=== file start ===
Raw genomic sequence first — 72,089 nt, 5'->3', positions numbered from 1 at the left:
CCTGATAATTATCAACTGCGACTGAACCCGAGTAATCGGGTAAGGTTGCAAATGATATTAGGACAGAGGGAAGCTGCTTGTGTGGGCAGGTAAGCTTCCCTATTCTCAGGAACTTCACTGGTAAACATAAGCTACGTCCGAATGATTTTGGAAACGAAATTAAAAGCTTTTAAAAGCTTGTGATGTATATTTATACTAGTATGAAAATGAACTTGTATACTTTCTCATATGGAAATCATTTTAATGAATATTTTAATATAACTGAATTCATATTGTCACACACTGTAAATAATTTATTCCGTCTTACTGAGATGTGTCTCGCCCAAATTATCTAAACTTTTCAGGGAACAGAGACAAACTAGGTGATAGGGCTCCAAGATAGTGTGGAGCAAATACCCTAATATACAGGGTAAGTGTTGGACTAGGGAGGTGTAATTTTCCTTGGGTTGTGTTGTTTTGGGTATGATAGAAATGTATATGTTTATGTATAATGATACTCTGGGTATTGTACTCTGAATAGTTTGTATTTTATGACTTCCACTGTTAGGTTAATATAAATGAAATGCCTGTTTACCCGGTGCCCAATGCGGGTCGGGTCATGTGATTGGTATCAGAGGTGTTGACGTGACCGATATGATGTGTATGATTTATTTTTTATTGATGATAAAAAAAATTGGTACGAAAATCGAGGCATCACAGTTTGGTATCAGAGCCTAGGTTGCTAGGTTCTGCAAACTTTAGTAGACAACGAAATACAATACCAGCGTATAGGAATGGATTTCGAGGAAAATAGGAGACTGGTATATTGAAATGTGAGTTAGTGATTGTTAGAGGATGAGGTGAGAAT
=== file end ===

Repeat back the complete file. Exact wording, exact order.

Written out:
Raw genomic sequence first — 72,089 nt, 5'->3', positions numbered from 1 at the left:
CCTGATAATTATCAACTGCGACTGAACCCGAGTAATCGGGTAAGGTTGCAAATGATATTAGGACAGAGGGAAGCTGCTTGTGTGGGCAGGTAAGCTTCCCTATTCTCAGGAACTTCACTGGTAAACATAAGCTACGTCCGAATGATTTTGGAAACGAAATTAAAAGCTTTTAAAAGCTTGTGATGTATATTTATACTAGTATGAAAATGAACTTGTATACTTTCTCATATGGAAATCATTTTAATGAATATTTTAATATAACTGAATTCATATTGTCACACACTGTAAATAATTTATTCCGTCTTACTGAGATGTGTCTCGCCCAAATTATCTAAACTTTTCAGGGAACAGAGACAAACTAGGTGATAGGGCTCCAAGATAGTGTGGAGCAAATACCCTAATATACAGGGTAAGTGTTGGACTAGGGAGGTGTAATTTTCCTTGGGTTGTGTTGTTTTGGGTATGATAGAAATGTATATGTTTATGTATAATGATACTCTGGGTATTGTACTCTGAATAGTTTGTATTTTATGACTTCCACTGTTAGGTTAATATAAATGAAATGCCTGTTTACCCGGTGCCCAATGCGGGTCGGGTCATGTGATTGGTATCAGAGGTGTTGACGTGACCGATATGATGTGTATGATTTATTTTTTATTGATGATAAAAAAAATTGGTACGAAAATCGAGGCATCACAGTTTGGTATCAGAGCCTAGGTTGCTAGGTTCTGCAAACTTTAGTAGACAACGAAATACAATACCAGCGTATAGGAATGGATTTCGAGGAAAATAGGAGACTGGTATATTGAAATGTGAGTTAGTGATTGTTAGAGGATGAGGTGAGAAT